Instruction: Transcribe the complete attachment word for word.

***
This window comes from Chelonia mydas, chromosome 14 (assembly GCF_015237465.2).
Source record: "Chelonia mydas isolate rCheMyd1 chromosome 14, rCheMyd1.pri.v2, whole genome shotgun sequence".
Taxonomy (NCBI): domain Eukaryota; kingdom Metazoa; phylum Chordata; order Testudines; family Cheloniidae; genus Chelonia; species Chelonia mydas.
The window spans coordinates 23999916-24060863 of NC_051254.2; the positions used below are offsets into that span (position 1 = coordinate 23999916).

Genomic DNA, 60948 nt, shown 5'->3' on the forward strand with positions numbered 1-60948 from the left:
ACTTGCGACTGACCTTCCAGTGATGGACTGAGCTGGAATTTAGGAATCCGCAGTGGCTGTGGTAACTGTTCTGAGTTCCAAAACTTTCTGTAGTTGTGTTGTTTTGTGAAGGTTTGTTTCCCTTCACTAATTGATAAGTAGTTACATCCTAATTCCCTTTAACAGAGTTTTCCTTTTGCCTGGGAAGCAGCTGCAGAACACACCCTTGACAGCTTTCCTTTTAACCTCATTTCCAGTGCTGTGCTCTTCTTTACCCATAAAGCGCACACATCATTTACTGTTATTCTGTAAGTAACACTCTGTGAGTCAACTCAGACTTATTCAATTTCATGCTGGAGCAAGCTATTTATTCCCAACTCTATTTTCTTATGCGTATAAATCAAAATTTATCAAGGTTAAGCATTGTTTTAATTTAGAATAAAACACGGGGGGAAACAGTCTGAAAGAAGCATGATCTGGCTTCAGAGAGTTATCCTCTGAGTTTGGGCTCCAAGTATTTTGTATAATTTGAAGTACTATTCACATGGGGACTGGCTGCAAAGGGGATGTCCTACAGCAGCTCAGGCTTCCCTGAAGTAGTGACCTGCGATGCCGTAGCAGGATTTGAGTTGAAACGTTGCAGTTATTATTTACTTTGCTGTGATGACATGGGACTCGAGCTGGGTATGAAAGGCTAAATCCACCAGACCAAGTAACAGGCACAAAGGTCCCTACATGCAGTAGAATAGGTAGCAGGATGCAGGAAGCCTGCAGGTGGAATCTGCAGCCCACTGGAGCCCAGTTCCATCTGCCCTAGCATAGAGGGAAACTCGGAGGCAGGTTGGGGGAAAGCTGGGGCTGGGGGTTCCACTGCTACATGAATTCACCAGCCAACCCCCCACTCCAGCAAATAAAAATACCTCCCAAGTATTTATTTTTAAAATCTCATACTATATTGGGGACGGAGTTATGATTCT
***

This window comes from Chelonia mydas, chromosome 14 (assembly GCF_015237465.2).
Source record: "Chelonia mydas isolate rCheMyd1 chromosome 14, rCheMyd1.pri.v2, whole genome shotgun sequence".
Taxonomy (NCBI): domain Eukaryota; kingdom Metazoa; phylum Chordata; order Testudines; family Cheloniidae; genus Chelonia; species Chelonia mydas.
The window spans coordinates 23999916-24060863 of NC_051254.2; the positions used below are offsets into that span (position 1 = coordinate 23999916).

Genomic DNA, 60948 nt, shown 5'->3' on the forward strand with positions numbered 1-60948 from the left:
ACTTGCGACTGACCTTCCAGTGATGGACTGAGCTGGAATTTAGGAATCCGCAGTGGCTGTGGTAACTGTTCTGAGTTCCAAAACTTTCTGTAGTTGTGTTGTTTTGTGAAGGTTTGTTTCCCTTCACTAATTGATAAGTAGTTACATCCTAATTCCCTTTAACAGAGTTTTCCTTTTGCCTGGGAAGCAGCTGCAGAACACACCCTTGACAGCTTTCCTTTTAACCTCATTTCCAGTGCTGTGCTCTTCTTTACCCATAAAGCGCACACATCATTTACTGTTATTCTGTAAGTAACACTCTGTGAGTCAACTCAGACTTATTCAATTTCATGCTGGAGCAAGCTATTTATTCCCAACTCTATTTTCTTATGCGTATAAATCAAAATTTATCAAGGTTAAGCATTGTTTTAATTTAGAATAAAACACGGGGGGAAACAGTCTGAAAGAAGCATGATCTGGCTTCAGAGAGTTATCCTCTGAGTTTGGGCTCCAAGTATTTTGTATAATTTGAAGTACTATTCACATGGGGACTGGCTGCAAAGGGGATGTCCTACAGCAGCTCAGGCTTCCCTGAAGTAGTGACCTGCGATGCCGTAGCAGGATTTGAGTTGAAACGTTGCAGTTATTATTTACTTTGCTGTGATGACATGGGACTCGAGCTGGGTATGAAAGGCTAAATCCACCAGACCAAGTAACAGGCACAAAGGTCCCTACATGCAGTAGAATAGGTAGCAGGATGCAGGAAGCCTGCAGGTGGAATCTGCAGCCCACTGGAGCCCAGTTCCATCTGCCCTAGCATAGAGGGAAACTCGGAGGCAGGTTGGGGGAAAGCTGGGGCTGGGGGTTCCACTGCTACATGAATTCACCAGCCAACCCCCCACTCCAGCAAATAAAAATACCTCCCAAGTATTTATTTTTAAAATCTCATACTATATTGGGGACGGAGTTATGATTCT